About a decade ago, lawyer and National Review writer David French was someone I generally agreed with. He worked as a lawyer for the Alliance Defending Freedom and before that, the Jay Sekulow's ACLJ.
But, like a lot of people on both the right and the left, it appears that he was broken by Donald Trump. Like me, French formally left the Republican Party when Trump became its titular head, but it appears over the years that French has also been slowly but steadily abandoning his conservative principles.
In the wake of the first Masterpiece Cakeshop decision in 2018, many conservatives, including Ben Shapiro, National Review's Andrew McCarthy, and yours truly panned the milquetoast decision in that religious liberty case that failed to address the rights of conscience at the heart of the case, and instead ruled that the open anti-Christian animus of Colorado's "Civil Rights" Commission rendered the commission's verdict flawed, null and void. French pooh-poohed our concerns, but his victory lap was short-lived.
Just months after the Supreme Court ruling in Masterpiece Cakeshop, the entire process started all over again for owner Jack Phillips. A hateful and odious trans woman (aka "man") sued Phillips after he refused to make a "gender transition" cake for him. As expected, the Colorado Civil Rights Commission has again sided against Phillips—though without the obvious anti-religious bigotry—and various courts have found that he again is in violation of Colorado law and earlier this year a panel of the Colorado Court of Appeals found against him yet again.
Phillips has spent the last decade fighting court battles without surcease. French seemed to not understand—or perhaps as a lawyer he didn't care—that the entire legal process had become the punishment.
In the ensuing years French has defended the right of public libraries to hold "Drag Queen Story Hour" as part of arguing for a wide-open public space where all variety of views can be expressed. I support a large public square for the discussion of a variety of viewpoints, but I think that exposing small children to drag queens is little different than taking them to a burlesque show with plenty of nudity. I did a Google search to see where French stands on "all ages drag shows," but it doesn't appear to me that he has voiced an opinion on the subject.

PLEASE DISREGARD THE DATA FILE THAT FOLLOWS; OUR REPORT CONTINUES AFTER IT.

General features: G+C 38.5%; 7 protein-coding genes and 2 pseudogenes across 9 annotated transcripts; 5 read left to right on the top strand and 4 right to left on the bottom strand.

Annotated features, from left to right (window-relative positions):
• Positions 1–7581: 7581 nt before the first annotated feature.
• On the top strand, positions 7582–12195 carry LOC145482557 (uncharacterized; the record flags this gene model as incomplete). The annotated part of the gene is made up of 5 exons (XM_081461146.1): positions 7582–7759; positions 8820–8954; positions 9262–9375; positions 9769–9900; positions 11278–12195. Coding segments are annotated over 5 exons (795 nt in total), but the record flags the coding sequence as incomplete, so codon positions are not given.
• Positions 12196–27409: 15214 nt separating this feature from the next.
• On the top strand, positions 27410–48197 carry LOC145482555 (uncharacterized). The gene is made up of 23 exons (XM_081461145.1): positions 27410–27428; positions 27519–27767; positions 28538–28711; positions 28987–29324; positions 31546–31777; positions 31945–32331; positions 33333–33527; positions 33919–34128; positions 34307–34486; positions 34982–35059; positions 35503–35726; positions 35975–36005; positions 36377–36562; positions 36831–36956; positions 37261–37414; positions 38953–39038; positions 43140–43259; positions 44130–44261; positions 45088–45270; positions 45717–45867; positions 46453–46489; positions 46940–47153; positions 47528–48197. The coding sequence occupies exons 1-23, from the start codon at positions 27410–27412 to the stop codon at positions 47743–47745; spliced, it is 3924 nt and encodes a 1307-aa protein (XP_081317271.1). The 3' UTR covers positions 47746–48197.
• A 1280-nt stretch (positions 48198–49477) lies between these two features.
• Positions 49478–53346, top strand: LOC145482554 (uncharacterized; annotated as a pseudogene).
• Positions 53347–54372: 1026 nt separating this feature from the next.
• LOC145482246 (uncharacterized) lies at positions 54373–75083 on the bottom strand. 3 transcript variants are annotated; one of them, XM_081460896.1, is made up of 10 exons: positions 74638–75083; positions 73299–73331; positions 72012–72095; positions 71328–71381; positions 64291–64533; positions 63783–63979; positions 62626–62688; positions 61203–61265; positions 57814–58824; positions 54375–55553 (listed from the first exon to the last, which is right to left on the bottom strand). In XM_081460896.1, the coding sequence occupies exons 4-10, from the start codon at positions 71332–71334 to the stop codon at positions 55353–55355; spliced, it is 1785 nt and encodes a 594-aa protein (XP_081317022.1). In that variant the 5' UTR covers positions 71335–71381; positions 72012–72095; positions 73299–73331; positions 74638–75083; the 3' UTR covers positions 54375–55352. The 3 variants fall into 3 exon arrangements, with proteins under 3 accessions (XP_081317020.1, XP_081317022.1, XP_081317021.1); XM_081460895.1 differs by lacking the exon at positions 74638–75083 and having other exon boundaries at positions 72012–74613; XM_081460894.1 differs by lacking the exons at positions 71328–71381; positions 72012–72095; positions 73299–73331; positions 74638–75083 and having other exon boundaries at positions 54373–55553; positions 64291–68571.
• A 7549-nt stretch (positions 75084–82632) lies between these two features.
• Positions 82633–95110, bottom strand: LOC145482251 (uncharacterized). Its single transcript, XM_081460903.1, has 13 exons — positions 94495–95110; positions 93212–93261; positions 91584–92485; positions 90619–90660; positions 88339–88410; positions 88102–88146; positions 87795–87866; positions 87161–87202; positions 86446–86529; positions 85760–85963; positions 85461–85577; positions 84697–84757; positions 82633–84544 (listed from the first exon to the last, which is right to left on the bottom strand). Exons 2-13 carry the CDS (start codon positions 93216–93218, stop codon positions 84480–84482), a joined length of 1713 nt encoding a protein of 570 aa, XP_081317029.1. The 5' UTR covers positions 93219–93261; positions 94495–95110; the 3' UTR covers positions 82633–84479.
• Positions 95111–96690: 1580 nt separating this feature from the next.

In Sunday's New York Times, French wrote a pox-on-both-your-houses article over the current culture wars which included what appears to be an endorsement of transing kids—that is, chemical and physical castration—if the parents, kids and doctors are all OK with it.
Attacking a move by Texas Gov. Greg Abbott to treat the transing of children as child abuse—which is what it is.
And because every culture war action against civil liberties has its mirror image on the other side, Gov. Greg Abbott of Texas issued a directive to the Texas Department of Family and Protective Services to investigate as “abuse” both surgical and pharmaceutical interventions for transgender children, regardless of the good faith and desires of the parents, children and caregivers involved.
Sunday's piece appears to be a recycling of a Dispatch piece he wrote last year. French's Times piece follows up with this:
To understand the gravity of the state interference with parental authority, it’s worth remembering the words of Chief Justice Warren Burger in the 1972 case Wisconsin v. Yoder, in which he wrote that the “primary role of the parents in the upbringing of their children is now established beyond debate as an enduring American tradition.” To simply presume that parents are abusive because they may dissent from state consensus on transgender care is to violate this principle of American law.
I agree that parents should have wide latitude over the raising of their children, but child abuse or neglect does not fall into that safe harbor—a point that French concedes. Where I and many of us on the right differ with French is where to draw the line at "abuse." The surgical removal of breasts, the penis, and gonads, or the administering of puberty-blocking drugs on a minor I consider abuse. And it is rather heinous abuse, regardless of the depth or sincerity of the parents' beliefs. French believes it isn't.
In a twitter thread where he was called out on his position that parents should be allowed to trans their kids without legal hurdles because to do so is part of a culture war, French said that he personally opposes medical interventions to trans kids, but apparently not if it means taking the kids away from the parents.
French has failed to respond, and it's pretty clear why he has remained silent—you can't have it both ways. You can't say that transing kids is wrong and simultaneously oppose government efforts to prevent it from happening. If transing kids is within the allowable "normal" range of raising your children, then is the Florida vegan mother who starved her son to death with a raw fruit and vegetable-only diet wrongfully imprisoned? How about the gay Georgia couple that pimped out their adopted sons? If the kids are OK with it, should it be allowed?
I strongly suspect that French would say no in both these cases, but I'm not sure. A year ago I would've believed that a self-described evangelical Christian would believe that these sorts of surgeries on children are definitively child abuse, yet yesterday he took to the pages of the Times and made the case that having the state treat it as child "abuse" (his scare quotes) is an attack on our small-l liberal democracy and parental rights.
I had held out hope that French would return to something resembling mainstream conservative and Christian thought.
The hope is gone.
David French is lost.